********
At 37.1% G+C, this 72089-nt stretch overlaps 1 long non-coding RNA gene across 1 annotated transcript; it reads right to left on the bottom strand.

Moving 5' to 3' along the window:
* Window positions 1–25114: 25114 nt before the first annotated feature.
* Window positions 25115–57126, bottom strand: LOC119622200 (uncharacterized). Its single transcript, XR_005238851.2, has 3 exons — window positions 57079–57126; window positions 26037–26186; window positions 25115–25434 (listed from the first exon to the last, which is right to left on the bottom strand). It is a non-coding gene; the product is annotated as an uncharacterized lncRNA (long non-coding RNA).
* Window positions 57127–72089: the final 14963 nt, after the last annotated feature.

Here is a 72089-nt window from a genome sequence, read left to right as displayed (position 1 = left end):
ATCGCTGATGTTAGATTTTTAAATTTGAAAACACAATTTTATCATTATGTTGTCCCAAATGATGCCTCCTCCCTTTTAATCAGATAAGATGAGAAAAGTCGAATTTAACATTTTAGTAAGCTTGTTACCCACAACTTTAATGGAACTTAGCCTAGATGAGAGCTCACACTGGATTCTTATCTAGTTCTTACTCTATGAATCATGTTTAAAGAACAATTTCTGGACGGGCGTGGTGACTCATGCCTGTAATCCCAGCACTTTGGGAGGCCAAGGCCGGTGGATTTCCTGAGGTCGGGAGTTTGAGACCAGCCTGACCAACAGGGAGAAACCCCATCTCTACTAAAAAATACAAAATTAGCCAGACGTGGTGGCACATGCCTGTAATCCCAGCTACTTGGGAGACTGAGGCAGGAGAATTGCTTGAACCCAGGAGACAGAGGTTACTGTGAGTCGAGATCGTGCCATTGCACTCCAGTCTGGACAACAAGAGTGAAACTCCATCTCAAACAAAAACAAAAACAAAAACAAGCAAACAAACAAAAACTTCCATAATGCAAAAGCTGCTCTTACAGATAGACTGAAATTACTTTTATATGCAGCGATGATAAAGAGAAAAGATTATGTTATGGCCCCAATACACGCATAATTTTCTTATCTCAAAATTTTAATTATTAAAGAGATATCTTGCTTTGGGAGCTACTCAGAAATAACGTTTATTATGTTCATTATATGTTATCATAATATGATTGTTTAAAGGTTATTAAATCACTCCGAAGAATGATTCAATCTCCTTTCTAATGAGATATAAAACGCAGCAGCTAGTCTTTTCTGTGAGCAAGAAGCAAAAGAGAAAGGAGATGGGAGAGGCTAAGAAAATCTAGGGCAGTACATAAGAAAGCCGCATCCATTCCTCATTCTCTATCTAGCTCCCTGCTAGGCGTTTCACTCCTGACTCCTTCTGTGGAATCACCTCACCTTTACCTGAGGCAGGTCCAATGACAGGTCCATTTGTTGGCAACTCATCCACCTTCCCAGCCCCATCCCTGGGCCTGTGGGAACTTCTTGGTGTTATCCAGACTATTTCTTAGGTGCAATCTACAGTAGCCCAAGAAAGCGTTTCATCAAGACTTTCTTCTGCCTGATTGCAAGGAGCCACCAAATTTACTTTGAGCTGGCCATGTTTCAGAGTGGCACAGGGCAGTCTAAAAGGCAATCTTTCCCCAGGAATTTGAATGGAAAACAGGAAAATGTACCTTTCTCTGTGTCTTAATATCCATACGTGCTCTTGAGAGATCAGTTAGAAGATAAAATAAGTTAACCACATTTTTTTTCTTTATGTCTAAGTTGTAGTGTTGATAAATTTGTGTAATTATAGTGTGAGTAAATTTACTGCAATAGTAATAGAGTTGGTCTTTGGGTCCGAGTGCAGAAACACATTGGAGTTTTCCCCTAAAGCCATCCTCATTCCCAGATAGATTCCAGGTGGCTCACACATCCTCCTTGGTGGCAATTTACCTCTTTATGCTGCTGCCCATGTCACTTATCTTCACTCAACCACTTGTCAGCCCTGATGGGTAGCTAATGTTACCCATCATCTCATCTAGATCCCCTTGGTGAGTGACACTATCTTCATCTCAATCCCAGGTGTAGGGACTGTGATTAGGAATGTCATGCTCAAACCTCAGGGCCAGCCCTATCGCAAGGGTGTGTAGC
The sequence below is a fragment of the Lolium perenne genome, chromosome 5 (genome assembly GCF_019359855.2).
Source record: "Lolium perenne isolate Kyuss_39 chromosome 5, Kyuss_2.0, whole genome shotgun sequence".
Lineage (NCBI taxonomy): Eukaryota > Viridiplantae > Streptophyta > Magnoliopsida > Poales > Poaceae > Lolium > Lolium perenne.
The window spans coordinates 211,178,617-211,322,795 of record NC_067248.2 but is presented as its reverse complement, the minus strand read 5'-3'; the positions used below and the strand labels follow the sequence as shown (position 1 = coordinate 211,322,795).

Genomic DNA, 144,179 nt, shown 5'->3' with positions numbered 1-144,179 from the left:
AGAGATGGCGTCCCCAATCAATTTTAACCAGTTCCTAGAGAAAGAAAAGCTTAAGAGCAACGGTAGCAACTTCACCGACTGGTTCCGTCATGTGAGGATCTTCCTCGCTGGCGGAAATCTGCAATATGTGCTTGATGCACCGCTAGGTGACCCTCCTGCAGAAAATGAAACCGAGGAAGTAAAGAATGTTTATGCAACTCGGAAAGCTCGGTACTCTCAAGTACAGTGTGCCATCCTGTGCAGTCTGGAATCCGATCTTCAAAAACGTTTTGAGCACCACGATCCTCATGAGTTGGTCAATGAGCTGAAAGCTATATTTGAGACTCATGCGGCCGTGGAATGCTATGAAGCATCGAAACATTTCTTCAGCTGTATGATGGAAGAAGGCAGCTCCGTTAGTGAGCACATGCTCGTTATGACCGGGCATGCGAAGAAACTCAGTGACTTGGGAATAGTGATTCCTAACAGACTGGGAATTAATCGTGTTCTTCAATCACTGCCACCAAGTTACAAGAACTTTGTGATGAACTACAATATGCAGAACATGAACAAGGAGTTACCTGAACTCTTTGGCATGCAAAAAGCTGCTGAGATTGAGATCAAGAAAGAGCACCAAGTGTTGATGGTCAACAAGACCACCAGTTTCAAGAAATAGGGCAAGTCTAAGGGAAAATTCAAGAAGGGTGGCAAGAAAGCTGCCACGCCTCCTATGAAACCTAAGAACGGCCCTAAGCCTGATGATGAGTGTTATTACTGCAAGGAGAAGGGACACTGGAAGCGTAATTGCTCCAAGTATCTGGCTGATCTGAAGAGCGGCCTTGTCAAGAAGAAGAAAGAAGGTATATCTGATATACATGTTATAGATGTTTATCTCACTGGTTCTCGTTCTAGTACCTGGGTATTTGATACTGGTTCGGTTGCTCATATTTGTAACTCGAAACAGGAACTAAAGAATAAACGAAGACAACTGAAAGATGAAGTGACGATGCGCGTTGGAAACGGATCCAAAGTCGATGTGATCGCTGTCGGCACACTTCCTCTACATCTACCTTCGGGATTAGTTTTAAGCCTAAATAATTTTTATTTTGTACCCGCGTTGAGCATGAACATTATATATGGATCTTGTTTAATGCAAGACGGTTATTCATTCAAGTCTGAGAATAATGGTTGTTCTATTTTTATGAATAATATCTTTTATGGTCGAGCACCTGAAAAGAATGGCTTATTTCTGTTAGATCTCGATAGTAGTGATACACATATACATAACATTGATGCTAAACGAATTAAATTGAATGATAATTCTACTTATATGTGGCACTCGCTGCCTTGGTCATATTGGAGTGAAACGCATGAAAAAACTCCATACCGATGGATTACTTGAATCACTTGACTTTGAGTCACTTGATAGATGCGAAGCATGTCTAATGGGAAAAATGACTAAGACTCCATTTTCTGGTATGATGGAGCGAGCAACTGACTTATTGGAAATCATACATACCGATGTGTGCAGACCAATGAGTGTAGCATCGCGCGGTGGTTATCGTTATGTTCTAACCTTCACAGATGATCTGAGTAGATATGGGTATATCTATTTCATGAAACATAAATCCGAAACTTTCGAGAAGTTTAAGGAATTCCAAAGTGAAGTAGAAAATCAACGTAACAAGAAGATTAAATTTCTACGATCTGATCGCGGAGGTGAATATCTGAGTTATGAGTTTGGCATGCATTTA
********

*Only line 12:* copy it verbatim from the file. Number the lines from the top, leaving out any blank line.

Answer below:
Genomic DNA, 144,179 nt, shown 5'->3' with positions numbered 1-144,179 from the left: